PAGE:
Judith Miller has done such a great job with telling the story of the Amana people. I have to say that once I started with book 1, I was hooked. I just fell in love with Gretchen and what a great daughter she was. I almost hated for the book to end, but knowing it had to, I am now patiently waiting on book 3. Great job Judith!!
Although she lives in one of the villages of the Amana colonies, Gretchen Kohler dreams of being an author. A dear friend supplies her with notebooks in which to record her thoughts, but this friend is the only person who seems to care about her writing.
Her father has been distant and stern since her mother died, and her childhood sweetheart, Conrad, is a pragmatic man who doesn't pay attention to the person Gretchen really is. To top things off, she's saddled with the care of her senile grandmother, who often mistakes Conrad for her deceased husband.
One day a salesman comes to the store where Gretchen works, and notices her writing in a journal. He's impressed by what he sees, and his interest leads Gretchen down a path she'd never have imagined. The consequences impact the entire colony.
In More Than Words, Miller follows her initial volume in the Daughters of Amana series, Somewhere to Belong, with further fascinating glimpses into the early Amana colonies. This novel was enjoyable on many levels. I recommend it to readers who enjoy family-friendly stories set around lifestyles different than our own.
My thanks to Bethany House for providing my review copy.
More Than Words - A Charming Read that I recommend
October 9, 2010
A J Hawke
Age: Over 65
This review was written for .
Gretchen Kohler is discontent with aspects of her life in the Amana colony, which is all that she has ever known. But she hungers for more of a way to express herself than is allowed. So she writes her secret journals that she fills with her stories and poems. She only wants to know if her writing is worthy and when a traveling salesman offers to find out for her, she goes against the rules of the community. With the support of her childhood sweetheart, she must find the path of contentment within the confines of the world she lives in.
Judith Miller has spun a story with action, suspense and emotion that is just right for a lazy evening of reading. It is also a great read-aloud book for mothers and daughters. I recommend this book for age 13 and up.
I was so entranced by Judith Miller's Daughter's of the Amana Colonies books. Living in Nebraska I am very aware that the Amana Colonies are in Iowa but I've never been there. Now that I have read the first two in this series I can not wait to make a trip there and see them in person! Judith absolutely brought the colonies to life for me and I learned so much about the colonies and how they work. I realized that while many people (like myself) tend to lump the Amish, Mennonites and people of the Amana Colonies all under the Amish label, there are really a lot of differences between them and Judith highlights a lot of the ways that the people living in the Amana Colonies are different. I found it fascinating. Then she creates this group of characters that are just wonderful and there is even some mystery woven into the story with the band of gypsies camped outside town and who started the fire and why things are disappearing. I don't think I could have been more pleased with this book.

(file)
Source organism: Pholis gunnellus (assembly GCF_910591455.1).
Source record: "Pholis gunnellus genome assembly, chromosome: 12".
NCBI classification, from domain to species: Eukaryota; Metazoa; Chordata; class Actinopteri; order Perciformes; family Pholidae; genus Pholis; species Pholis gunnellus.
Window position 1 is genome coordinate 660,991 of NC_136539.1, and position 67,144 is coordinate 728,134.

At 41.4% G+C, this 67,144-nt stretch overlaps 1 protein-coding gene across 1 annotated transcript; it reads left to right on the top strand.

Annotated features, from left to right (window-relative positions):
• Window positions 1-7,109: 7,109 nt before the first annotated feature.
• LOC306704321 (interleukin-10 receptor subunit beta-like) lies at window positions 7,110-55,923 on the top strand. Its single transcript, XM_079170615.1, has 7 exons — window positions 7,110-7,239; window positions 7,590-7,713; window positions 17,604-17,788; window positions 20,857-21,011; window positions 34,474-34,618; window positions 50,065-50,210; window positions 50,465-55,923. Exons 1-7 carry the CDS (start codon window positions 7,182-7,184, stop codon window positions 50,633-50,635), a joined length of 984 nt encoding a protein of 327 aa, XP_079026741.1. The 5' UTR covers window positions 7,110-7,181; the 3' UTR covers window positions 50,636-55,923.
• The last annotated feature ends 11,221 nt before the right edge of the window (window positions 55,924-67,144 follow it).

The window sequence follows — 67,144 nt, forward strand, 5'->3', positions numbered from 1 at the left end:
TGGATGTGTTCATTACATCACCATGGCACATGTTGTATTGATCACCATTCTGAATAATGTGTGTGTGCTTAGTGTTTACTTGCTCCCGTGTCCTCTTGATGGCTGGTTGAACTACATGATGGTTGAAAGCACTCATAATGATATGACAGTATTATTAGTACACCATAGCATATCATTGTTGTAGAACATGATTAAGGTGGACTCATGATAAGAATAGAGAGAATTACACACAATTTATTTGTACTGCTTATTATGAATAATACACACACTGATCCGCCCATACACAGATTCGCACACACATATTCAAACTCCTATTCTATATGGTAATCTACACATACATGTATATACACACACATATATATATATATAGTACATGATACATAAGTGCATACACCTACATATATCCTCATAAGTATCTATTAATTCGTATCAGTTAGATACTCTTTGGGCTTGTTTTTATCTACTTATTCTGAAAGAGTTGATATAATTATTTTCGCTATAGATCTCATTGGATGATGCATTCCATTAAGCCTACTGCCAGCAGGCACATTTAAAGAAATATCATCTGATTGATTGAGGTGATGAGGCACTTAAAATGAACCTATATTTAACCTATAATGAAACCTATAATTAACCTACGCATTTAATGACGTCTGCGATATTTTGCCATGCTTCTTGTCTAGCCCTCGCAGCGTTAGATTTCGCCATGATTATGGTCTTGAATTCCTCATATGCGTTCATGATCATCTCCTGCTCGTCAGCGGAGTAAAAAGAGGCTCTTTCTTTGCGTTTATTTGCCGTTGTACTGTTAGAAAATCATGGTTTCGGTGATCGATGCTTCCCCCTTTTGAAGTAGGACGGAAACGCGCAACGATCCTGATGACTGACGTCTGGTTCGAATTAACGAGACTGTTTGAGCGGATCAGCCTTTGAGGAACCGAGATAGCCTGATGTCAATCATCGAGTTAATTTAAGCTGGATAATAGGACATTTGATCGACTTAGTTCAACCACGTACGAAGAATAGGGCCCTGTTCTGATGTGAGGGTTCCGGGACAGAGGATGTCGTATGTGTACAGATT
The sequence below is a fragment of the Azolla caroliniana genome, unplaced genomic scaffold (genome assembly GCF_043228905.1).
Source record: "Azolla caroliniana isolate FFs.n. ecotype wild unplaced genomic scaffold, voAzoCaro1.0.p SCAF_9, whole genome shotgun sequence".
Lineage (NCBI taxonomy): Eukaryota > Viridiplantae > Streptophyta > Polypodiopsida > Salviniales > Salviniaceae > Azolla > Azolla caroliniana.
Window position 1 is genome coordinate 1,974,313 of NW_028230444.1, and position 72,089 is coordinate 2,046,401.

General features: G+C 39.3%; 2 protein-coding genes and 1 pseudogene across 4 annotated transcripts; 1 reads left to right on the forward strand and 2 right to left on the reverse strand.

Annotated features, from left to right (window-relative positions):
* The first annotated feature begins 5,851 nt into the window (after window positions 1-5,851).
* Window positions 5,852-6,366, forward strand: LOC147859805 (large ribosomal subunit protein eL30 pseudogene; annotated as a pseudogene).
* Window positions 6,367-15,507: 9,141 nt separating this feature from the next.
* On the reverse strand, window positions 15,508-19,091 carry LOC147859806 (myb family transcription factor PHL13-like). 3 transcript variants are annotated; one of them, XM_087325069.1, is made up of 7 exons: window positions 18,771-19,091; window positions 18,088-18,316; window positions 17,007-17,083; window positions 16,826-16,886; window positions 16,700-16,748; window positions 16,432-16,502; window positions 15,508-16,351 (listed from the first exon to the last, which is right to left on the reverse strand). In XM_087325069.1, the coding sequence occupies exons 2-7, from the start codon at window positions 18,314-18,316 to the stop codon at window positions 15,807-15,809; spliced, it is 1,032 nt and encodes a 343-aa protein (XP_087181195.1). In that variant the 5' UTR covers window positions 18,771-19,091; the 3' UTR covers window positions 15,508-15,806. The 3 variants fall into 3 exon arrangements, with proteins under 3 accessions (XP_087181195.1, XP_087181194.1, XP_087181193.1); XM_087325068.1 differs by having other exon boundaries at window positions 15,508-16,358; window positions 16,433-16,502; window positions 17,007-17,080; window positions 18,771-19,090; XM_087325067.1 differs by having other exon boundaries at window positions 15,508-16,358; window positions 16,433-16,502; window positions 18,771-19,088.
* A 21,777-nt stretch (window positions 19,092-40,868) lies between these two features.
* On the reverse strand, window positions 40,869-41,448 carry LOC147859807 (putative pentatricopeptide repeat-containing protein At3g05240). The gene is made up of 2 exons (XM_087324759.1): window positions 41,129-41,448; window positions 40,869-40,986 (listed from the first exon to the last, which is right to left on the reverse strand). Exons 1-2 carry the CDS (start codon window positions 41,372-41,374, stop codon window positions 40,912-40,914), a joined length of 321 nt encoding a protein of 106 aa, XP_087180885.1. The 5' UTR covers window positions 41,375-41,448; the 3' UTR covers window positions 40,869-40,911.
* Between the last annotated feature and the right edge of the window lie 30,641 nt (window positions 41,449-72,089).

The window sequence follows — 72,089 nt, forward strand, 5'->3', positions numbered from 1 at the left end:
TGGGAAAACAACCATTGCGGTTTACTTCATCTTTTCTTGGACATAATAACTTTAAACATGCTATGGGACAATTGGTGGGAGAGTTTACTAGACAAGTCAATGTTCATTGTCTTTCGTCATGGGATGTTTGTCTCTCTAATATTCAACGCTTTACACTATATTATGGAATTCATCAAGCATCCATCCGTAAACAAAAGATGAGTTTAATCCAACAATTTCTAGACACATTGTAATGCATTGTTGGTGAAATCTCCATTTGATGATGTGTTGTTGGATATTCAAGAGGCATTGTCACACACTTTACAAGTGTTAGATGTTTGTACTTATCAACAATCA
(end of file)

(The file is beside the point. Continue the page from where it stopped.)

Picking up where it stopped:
More Than Words by Judith Miller is the second book in the Daughters of Amana series. Gretchen Kohler is mostly content working in the town store, although she misses her father's affection and attention that has waned since the death of her mother. He often leaves her in charge of the stores and of younger brother Stefan, which creates trouble when the Gypsies come to town and Stefan just can't seem to stay away. Gretchen loses herself writing in her journal. She composes poems and essays until Allan Finley arrives in the small community claiming a desire to joining them and shows an interest in Gretchen that no one but barber and childhood sweetheart Conrad has been giving her. Although Gretchen is often angry at Stefan for breaking the strict rules of their community, she's just as guilty, but it's easy for her to rationalize away her own actions until her pride causes damage to the entire community in a way she didn't see coming, and it just may cause her to lose her standing within the village and the love of Conrad. It's not necessary to have read the first book in the series because I didn't notice any reference to the characters from the first novel. I would have liked to see just a glimpse of them though. Gretchen is completely likable is impulsive young woman that readers will alternately want to hug and shake silly. I felt that Conrad was a bit too bland for Gretchen, although he did prove himself true, I understood her attraction for Allan. There's a strong message here about not judging a group by a single representative of it. I don't feel that this was as strong as the first book in the series, but it's still an enjoyable read.